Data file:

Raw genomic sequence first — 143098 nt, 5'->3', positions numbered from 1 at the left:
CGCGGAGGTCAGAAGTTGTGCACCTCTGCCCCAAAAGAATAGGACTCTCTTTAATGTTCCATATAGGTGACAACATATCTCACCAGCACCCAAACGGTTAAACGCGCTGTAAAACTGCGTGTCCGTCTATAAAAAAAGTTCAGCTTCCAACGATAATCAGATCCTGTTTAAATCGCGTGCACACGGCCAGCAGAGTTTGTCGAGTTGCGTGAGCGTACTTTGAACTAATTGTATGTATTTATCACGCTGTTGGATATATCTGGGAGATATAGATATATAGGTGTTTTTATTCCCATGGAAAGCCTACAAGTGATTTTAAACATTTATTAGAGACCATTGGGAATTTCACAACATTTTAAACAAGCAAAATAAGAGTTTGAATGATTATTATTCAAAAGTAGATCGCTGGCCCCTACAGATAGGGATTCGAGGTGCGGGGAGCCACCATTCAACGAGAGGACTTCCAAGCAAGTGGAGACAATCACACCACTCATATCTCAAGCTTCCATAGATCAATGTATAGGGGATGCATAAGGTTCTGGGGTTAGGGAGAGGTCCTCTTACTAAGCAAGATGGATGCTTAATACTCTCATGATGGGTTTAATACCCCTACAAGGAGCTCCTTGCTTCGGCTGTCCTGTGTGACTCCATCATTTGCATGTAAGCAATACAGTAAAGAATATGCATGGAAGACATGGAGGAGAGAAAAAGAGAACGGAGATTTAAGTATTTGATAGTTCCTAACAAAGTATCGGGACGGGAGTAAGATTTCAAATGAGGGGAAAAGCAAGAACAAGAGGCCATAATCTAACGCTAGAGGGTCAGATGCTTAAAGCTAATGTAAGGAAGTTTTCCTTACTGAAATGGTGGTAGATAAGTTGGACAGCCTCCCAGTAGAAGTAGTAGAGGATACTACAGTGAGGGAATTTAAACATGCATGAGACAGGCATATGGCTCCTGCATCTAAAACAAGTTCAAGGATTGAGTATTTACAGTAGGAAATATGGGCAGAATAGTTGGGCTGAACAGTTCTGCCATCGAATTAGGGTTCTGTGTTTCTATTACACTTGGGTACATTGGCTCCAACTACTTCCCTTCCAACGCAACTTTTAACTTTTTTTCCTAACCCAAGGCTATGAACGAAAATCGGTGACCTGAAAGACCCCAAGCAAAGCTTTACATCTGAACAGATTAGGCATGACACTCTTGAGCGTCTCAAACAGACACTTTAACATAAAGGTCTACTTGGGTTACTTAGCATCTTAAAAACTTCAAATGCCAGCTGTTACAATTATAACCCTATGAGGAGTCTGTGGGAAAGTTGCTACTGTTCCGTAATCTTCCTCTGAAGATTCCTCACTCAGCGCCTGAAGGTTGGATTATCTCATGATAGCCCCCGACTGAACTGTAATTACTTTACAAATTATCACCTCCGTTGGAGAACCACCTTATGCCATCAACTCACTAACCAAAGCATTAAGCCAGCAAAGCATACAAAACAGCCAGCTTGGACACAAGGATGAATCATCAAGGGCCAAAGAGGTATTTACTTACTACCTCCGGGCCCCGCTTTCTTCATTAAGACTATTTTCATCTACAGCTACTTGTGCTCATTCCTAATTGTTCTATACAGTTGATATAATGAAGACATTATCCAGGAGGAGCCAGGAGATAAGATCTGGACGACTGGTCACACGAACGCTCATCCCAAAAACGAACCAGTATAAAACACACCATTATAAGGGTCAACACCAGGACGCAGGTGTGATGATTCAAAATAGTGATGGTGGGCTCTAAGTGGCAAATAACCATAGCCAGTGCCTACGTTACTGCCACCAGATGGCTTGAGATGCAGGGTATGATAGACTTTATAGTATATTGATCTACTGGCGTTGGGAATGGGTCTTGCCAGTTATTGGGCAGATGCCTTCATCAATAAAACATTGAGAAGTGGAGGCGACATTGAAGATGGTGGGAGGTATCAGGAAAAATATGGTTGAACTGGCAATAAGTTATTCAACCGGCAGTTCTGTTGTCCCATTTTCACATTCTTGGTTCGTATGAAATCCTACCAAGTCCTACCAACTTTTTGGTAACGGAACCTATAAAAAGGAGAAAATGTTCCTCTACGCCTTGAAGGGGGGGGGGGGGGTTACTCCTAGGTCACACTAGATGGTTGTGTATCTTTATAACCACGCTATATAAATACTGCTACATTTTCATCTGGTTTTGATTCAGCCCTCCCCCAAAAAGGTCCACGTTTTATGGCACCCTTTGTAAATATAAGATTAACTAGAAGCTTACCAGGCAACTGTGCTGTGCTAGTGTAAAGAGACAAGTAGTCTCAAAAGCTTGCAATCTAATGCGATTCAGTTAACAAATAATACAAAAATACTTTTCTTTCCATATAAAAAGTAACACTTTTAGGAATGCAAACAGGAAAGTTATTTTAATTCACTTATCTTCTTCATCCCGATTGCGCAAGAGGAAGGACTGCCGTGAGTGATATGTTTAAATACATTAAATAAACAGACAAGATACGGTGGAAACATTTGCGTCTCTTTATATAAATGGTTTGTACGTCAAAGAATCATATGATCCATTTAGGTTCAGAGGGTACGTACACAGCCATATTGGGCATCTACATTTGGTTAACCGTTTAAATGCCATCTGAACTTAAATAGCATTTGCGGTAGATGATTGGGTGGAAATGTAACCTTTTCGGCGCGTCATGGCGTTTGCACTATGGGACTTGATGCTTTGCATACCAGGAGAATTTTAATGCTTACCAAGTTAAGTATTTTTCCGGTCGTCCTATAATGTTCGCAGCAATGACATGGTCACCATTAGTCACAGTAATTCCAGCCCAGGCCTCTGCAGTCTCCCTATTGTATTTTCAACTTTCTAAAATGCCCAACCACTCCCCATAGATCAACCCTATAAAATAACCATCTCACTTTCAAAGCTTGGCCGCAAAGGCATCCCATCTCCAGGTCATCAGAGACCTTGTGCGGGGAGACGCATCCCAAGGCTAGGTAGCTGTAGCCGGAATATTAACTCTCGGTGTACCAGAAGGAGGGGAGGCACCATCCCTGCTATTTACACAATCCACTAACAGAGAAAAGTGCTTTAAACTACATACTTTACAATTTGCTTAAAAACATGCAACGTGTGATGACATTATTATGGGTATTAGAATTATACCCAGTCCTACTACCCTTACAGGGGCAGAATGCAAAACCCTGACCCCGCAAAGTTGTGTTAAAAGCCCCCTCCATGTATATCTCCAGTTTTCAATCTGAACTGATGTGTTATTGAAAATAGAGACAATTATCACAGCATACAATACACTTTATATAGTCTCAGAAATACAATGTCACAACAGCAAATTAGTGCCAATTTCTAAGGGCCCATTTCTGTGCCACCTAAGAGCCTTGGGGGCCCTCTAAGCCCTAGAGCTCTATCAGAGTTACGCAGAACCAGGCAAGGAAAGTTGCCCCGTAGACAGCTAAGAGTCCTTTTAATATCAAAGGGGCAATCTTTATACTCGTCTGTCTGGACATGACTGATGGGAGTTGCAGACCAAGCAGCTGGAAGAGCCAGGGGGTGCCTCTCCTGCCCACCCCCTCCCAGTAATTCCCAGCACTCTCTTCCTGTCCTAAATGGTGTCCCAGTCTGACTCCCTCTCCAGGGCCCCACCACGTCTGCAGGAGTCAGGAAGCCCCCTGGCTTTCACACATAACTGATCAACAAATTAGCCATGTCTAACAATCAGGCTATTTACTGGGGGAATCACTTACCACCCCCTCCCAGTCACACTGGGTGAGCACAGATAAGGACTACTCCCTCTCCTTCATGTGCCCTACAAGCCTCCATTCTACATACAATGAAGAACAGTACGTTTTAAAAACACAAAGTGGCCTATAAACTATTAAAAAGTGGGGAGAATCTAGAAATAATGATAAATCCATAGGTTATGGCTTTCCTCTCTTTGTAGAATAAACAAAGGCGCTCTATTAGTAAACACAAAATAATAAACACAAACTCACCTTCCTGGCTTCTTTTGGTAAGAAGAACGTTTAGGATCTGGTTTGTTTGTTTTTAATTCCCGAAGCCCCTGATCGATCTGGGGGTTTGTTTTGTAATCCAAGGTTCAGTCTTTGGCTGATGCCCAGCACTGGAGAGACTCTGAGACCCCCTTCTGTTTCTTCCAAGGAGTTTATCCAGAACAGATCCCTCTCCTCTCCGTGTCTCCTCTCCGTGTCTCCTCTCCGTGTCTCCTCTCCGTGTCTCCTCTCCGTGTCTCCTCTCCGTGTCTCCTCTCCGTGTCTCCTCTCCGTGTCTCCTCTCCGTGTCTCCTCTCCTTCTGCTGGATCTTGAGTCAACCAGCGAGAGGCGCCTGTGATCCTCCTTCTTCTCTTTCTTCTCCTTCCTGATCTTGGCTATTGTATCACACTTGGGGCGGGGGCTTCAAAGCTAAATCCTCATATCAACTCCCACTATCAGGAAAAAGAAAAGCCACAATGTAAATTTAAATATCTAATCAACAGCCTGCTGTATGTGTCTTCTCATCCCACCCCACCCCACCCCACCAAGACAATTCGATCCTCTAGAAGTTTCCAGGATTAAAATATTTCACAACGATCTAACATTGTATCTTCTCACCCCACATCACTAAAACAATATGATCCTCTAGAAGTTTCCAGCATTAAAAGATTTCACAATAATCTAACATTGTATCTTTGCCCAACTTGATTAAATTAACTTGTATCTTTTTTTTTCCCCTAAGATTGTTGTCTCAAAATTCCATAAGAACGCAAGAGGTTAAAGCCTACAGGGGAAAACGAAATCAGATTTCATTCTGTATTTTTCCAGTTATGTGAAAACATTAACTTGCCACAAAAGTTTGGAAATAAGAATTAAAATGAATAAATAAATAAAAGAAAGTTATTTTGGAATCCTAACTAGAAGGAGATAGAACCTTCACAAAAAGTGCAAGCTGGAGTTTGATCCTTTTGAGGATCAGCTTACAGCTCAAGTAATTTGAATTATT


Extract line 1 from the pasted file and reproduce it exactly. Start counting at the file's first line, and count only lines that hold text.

Raw genomic sequence first — 143098 nt, 5'->3', positions numbered from 1 at the left: